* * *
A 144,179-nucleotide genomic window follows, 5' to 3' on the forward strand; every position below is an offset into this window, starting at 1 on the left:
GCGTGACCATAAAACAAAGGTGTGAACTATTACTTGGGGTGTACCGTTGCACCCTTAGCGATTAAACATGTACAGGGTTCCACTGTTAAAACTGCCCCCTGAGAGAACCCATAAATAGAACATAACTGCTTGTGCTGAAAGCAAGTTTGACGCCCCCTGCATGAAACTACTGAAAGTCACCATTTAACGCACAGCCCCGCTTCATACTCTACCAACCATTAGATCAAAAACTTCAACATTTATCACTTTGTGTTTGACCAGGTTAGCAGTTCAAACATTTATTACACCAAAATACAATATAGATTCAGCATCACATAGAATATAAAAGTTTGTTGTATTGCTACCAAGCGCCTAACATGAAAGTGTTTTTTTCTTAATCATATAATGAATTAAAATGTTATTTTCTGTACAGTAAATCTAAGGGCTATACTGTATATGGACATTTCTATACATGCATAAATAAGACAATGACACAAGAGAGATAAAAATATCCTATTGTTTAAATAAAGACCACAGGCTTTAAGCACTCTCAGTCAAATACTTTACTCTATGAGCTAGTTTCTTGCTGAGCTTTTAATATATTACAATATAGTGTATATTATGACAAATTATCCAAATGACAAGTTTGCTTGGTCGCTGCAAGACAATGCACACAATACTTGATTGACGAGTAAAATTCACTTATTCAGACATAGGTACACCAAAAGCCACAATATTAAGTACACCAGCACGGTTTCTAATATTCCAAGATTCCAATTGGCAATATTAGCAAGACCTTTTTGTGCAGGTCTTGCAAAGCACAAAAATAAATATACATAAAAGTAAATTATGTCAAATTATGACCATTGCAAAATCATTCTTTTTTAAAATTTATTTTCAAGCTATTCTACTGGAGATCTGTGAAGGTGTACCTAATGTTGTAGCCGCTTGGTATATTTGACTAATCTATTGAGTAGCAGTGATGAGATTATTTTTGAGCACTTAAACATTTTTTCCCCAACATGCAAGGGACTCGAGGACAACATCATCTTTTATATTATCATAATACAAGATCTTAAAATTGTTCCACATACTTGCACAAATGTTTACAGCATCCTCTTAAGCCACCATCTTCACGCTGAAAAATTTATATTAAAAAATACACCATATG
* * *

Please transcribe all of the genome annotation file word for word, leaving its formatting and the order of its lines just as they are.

A 144,179-nucleotide genomic window follows, 5' to 3' on the forward strand; every position below is an offset into this window, starting at 1 on the left:
GCGTGACCATAAAACAAAGGTGTGAACTATTACTTGGGGTGTACCGTTGCACCCTTAGCGATTAAACATGTACAGGGTTCCACTGTTAAAACTGCCCCCTGAGAGAACCCATAAATAGAACATAACTGCTTGTGCTGAAAGCAAGTTTGACGCCCCCTGCATGAAACTACTGAAAGTCACCATTTAACGCACAGCCCCGCTTCATACTCTACCAACCATTAGATCAAAAACTTCAACATTTATCACTTTGTGTTTGACCAGGTTAGCAGTTCAAACATTTATTACACCAAAATACAATATAGATTCAGCATCACATAGAATATAAAAGTTTGTTGTATTGCTACCAAGCGCCTAACATGAAAGTGTTTTTTTCTTAATCATATAATGAATTAAAATGTTATTTTCTGTACAGTAAATCTAAGGGCTATACTGTATATGGACATTTCTATACATGCATAAATAAGACAATGACACAAGAGAGATAAAAATATCCTATTGTTTAAATAAAGACCACAGGCTTTAAGCACTCTCAGTCAAATACTTTACTCTATGAGCTAGTTTCTTGCTGAGCTTTTAATATATTACAATATAGTGTATATTATGACAAATTATCCAAATGACAAGTTTGCTTGGTCGCTGCAAGACAATGCACACAATACTTGATTGACGAGTAAAATTCACTTATTCAGACATAGGTACACCAAAAGCCACAATATTAAGTACACCAGCACGGTTTCTAATATTCCAAGATTCCAATTGGCAATATTAGCAAGACCTTTTTGTGCAGGTCTTGCAAAGCACAAAAATAAATATACATAAAAGTAAATTATGTCAAATTATGACCATTGCAAAATCATTCTTTTTTAAAATTTATTTTCAAGCTATTCTACTGGAGATCTGTGAAGGTGTACCTAATGTTGTAGCCGCTTGGTATATTTGACTAATCTATTGAGTAGCAGTGATGAGATTATTTTTGAGCACTTAAACATTTTTTCCCCAACATGCAAGGGACTCGAGGACAACATCATCTTTTATATTATCATAATACAAGATCTTAAAATTGTTCCACATACTTGCACAAATGTTTACAGCATCCTCTTAAGCCACCATCTTCACGCTGAAAAATTTATATTAAAAAATACACCATATG